At the start of 2021, I had a mammogram and they found a lump in my breast. I was diagnosed with breast cancer and had a mastectomy. I’m in remission, but last October I found out that I have bladder cancer. I’ve had two surgeries — every three months they have to scrape my bladder, and it’s painful after each treatment. I’m 56 and live with my twin sister Minnie, who’s very supportive, as are my three brothers. The doctors are optimistic but it’s scary because the cancer went into the muscle, and I’ve been a little depressed.
I wanted to lose weight because I was on the heavy side.
My doctors said that would help me. Also, I have neuropathy in both my legs, and I was having problems walking. I started the Thrive Challenge and decided to share my story because I want people to know they need to see their doctors for check-ups and women should have regular mammograms.
I started by cutting out red meat, fried food, and sweets.
I drink water and I eat fresh fruit, nothing canned. My sister does the cooking. She’ll make baked chicken or salmon and collard greens with rice and gravy. I’ve lost 20 pounds and I can walk easier.
Moving motivates me.
Exercising is hard right now, but I walk to my mailbox and back — that’s about a mile — and I stretch my arms and legs when I’m sitting down.
Reading spiritual books gives me courage and helps me stay calm.
I really like Start With Prayer by Max Lucado, and When Women Pray by T.D. Jakes. Even though I sometimes feel down, the books help me remember that God is in control and that he is a healer.
Every day I pray for other people going through challenges.
I try not to be focused on myself. I pray for people who are terminally ill and depressed. Giving helps me feel fulfilled. I bought chairs for our church and hats and gloves for people who are homeless. If I were to win the Thrive Challenge, I would use the money to help somebody else. I can’t just think about me!
I speak to myself in a positive way. I tell myself, “I shall live and not die.”
Life is so important to me. Every breath I take is like a breath of fresh air because I don’t know when my last breath will be.
At my church, I have a lot of support.
I join our services on Zoom when I can’t go in person, so I’m still there with them. Everyone is praying for me and I feel connected to them, I know they care about me. My pastor, Doris, tells me not to get down. She sends me inspirational quotes, like this one: “Good morning, God is a God of a second chance. He is making all things new.”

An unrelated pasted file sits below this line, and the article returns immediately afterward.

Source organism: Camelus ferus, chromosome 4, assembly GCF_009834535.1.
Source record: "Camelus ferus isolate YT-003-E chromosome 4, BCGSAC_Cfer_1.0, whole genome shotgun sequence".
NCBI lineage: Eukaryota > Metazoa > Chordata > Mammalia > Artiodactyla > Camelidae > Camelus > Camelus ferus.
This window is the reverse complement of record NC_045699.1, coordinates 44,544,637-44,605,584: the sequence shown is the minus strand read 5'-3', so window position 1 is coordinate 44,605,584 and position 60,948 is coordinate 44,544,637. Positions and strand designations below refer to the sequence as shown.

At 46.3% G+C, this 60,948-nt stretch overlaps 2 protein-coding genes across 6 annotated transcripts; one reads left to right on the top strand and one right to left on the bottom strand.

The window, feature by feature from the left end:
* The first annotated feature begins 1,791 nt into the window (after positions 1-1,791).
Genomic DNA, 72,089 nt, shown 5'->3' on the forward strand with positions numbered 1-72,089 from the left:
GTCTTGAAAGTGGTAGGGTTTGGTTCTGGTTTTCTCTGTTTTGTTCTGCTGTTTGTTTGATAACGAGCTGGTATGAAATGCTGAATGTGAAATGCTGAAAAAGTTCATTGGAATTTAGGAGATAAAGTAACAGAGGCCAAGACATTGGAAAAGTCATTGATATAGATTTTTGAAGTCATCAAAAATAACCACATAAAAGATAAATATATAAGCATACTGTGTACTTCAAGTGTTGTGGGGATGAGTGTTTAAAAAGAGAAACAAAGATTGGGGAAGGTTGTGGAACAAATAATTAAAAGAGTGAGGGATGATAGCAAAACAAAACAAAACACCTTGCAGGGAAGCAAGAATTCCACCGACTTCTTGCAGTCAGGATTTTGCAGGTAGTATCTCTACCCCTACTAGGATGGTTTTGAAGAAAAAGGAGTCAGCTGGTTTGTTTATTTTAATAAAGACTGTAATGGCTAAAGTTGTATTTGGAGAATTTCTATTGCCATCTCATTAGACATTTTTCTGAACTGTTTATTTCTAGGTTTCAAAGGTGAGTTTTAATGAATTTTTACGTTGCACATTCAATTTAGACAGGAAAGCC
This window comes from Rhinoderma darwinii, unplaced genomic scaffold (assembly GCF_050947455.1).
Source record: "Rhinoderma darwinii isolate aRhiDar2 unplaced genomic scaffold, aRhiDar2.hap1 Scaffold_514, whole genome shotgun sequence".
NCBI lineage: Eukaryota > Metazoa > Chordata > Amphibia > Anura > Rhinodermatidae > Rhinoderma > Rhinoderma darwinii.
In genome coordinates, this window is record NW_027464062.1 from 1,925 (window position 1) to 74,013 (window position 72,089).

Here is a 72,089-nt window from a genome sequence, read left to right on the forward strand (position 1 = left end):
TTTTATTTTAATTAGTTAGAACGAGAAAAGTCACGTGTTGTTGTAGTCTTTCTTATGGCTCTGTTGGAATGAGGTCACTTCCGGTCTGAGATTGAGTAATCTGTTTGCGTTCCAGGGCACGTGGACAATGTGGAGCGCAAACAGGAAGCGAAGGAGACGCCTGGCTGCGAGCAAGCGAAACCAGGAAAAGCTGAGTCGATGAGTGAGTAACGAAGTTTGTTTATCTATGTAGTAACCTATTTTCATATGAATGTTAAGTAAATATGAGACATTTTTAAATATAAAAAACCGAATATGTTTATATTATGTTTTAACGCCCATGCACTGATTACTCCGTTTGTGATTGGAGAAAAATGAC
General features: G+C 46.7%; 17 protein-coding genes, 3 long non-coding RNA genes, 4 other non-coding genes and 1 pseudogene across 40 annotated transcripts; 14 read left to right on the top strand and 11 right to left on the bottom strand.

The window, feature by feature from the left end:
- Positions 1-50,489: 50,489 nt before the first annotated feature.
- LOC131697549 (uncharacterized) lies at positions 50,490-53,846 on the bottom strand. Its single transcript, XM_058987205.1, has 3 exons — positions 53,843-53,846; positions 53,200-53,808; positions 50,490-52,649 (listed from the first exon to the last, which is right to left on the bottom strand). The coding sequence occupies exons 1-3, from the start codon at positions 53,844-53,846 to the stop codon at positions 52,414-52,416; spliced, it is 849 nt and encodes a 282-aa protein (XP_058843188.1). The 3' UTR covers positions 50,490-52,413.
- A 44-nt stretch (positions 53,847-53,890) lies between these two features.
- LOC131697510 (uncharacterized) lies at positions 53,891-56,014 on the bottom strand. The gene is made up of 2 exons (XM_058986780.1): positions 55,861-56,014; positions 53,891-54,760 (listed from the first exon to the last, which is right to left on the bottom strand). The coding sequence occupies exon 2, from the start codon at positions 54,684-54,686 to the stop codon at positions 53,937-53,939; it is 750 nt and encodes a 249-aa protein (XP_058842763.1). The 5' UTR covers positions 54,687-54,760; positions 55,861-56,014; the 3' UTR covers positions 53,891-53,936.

I love listening to gospel music.
My favorites include “Changes” by William Murphy lll, and “You’ve Been Good To Me” by Zacardi Cortez. Music brings me peace — it’s a feeling I can’t explain. I don’t hear anything else, everything that’s worrying me and all my cares are gone in that moment.
My friend, Janet, calls me and comes to see me.
She tells me what’s happening at work, she tells me to eat, and she makes me laugh. And she’ll tell me about her grandson. She’s my co-worker and has been through everything with me. One of my nieces, Naetosha, is a nurse and she’ll give me advice. Another niece, Shanice, helps me too. They do shopping for me and for Christmas they bought me some nice nightgowns and a charm bracelet. They take me out for rides to the lake, I love getting out of the house for a breath of fresh air.
I never used to think about what life meant. Now, I don’t take anything for granted.
I’ve been looking forward to 2023 with an open mind. I want to be stress-free and go back to work. I’d love to take a girls’ trip to Mexico: having fun, eating good food, seeing how people live, and listening to their voices.
I have so much gratitude and I tell everyone I love them.
You have to show people you are thankful. The joy I experience every time I wake up is unimaginable. I say, “It’s a beautiful day I haven’t seen before.”
— Mary Wideman, Distribution Center #2076, Laurens, SC; $5K Winner